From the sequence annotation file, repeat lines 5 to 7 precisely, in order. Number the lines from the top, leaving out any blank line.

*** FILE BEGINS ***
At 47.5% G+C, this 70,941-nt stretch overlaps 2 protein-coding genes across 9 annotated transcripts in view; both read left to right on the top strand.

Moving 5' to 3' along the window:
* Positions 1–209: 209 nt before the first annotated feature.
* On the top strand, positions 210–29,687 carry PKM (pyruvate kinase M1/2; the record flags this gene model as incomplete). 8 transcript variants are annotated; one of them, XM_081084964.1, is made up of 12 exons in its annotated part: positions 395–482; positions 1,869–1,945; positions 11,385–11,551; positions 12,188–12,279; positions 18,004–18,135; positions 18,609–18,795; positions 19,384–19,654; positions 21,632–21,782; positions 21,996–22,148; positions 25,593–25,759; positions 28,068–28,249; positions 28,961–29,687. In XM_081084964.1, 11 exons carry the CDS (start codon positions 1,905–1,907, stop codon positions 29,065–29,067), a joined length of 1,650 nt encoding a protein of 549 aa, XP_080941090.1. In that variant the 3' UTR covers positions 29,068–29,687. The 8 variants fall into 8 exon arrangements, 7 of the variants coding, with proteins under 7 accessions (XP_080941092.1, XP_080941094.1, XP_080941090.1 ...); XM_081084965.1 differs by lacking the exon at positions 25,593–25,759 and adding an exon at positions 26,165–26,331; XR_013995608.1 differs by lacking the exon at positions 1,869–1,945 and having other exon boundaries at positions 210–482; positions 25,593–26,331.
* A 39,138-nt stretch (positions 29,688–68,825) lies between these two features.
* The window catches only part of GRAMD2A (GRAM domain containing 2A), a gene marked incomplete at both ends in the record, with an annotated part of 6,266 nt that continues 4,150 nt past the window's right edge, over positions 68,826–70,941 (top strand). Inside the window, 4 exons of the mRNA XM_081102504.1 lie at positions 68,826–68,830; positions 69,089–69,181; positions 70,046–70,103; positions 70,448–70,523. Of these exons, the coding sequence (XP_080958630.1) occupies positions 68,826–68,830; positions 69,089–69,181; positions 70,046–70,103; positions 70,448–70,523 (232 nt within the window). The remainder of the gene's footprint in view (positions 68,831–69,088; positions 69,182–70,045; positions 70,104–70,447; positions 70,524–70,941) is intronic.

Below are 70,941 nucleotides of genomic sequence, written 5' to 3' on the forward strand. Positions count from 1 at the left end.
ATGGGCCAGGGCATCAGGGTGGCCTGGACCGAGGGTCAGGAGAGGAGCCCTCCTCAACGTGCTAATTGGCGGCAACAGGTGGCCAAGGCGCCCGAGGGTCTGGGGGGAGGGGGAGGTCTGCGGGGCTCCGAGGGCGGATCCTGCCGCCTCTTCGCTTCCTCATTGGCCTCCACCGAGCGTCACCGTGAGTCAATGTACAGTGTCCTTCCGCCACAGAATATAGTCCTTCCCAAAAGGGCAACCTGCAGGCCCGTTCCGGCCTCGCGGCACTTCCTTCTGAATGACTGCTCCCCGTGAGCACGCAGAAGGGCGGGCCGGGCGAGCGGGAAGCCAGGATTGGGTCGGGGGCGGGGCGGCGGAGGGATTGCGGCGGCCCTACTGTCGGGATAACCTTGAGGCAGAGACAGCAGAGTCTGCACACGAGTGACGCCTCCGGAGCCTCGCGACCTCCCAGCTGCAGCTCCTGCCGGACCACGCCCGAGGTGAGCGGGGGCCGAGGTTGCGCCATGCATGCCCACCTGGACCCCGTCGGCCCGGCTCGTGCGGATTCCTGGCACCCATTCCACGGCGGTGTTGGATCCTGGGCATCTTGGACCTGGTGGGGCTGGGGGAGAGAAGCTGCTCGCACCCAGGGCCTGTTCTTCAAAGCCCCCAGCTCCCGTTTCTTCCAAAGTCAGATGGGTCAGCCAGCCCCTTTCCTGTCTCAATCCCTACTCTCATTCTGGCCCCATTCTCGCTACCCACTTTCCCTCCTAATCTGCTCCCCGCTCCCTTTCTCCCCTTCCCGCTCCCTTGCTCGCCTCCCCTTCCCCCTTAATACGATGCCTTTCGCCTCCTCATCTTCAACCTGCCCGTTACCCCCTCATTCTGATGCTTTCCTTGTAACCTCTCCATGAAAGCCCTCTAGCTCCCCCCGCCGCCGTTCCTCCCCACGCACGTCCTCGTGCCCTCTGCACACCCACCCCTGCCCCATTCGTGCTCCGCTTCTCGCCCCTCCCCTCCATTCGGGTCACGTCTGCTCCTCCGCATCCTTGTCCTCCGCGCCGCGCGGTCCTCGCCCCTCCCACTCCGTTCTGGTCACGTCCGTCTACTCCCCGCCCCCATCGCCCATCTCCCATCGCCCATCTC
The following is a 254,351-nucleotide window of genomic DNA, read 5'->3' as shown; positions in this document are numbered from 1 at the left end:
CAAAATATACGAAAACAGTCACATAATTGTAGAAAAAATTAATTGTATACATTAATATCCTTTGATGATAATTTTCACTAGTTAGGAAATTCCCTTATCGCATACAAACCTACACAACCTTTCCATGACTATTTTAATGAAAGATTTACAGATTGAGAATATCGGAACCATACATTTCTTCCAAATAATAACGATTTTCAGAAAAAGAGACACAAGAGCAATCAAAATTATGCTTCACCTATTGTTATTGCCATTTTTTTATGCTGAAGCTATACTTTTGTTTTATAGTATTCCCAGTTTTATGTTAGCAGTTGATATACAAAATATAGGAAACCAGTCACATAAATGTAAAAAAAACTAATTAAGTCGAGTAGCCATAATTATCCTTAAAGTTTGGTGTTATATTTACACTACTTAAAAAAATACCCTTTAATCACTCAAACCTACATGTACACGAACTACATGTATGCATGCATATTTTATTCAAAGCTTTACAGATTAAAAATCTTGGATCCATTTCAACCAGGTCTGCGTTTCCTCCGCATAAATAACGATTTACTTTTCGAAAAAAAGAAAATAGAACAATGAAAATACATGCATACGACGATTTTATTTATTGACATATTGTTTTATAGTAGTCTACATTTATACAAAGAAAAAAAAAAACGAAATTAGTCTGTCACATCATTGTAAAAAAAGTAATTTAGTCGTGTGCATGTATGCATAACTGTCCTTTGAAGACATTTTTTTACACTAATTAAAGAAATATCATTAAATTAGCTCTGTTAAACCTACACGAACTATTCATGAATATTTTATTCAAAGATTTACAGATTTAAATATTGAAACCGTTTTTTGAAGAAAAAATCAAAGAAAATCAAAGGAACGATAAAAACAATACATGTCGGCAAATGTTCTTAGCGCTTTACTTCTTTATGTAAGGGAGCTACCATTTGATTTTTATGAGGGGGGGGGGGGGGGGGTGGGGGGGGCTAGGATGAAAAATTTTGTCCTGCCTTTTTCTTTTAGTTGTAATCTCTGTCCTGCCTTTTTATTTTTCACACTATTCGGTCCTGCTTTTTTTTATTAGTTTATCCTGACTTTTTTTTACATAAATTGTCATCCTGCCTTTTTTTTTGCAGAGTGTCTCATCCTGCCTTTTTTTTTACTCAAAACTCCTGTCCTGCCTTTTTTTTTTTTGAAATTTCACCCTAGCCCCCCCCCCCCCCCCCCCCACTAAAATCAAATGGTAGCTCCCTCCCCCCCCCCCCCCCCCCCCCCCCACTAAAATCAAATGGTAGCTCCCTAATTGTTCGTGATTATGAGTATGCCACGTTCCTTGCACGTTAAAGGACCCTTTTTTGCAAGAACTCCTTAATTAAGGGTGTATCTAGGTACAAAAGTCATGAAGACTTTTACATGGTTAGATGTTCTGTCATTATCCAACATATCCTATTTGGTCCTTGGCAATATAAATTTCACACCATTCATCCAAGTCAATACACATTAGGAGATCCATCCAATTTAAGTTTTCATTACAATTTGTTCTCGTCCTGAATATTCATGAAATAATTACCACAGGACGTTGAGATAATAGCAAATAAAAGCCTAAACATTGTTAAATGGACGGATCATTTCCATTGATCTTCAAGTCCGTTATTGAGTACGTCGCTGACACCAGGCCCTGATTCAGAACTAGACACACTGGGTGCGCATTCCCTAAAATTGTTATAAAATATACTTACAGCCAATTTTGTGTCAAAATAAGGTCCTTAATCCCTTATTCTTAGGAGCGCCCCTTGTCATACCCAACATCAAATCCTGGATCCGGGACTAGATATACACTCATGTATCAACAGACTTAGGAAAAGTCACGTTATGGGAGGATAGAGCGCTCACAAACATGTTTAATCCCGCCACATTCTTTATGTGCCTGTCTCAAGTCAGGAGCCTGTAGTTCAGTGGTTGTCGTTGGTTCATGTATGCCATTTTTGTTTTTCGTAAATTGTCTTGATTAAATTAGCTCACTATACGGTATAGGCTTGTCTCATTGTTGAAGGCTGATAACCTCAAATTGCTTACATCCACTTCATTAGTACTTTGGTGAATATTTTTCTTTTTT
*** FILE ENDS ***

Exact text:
* A 39,138-nt stretch (positions 29,688–68,825) lies between these two features.
* The window catches only part of GRAMD2A (GRAM domain containing 2A), a gene marked incomplete at both ends in the record, with an annotated part of 6,266 nt that continues 4,150 nt past the window's right edge, over positions 68,826–70,941 (top strand). Inside the window, 4 exons of the mRNA XM_081102504.1 lie at positions 68,826–68,830; positions 69,089–69,181; positions 70,046–70,103; positions 70,448–70,523. Of these exons, the coding sequence (XP_080958630.1) occupies positions 68,826–68,830; positions 69,089–69,181; positions 70,046–70,103; positions 70,448–70,523 (232 nt within the window). The remainder of the gene's footprint in view (positions 68,831–69,088; positions 69,182–70,045; positions 70,104–70,447; positions 70,524–70,941) is intronic.

Below are 70,941 nucleotides of genomic sequence, written 5' to 3' on the forward strand. Positions count from 1 at the left end.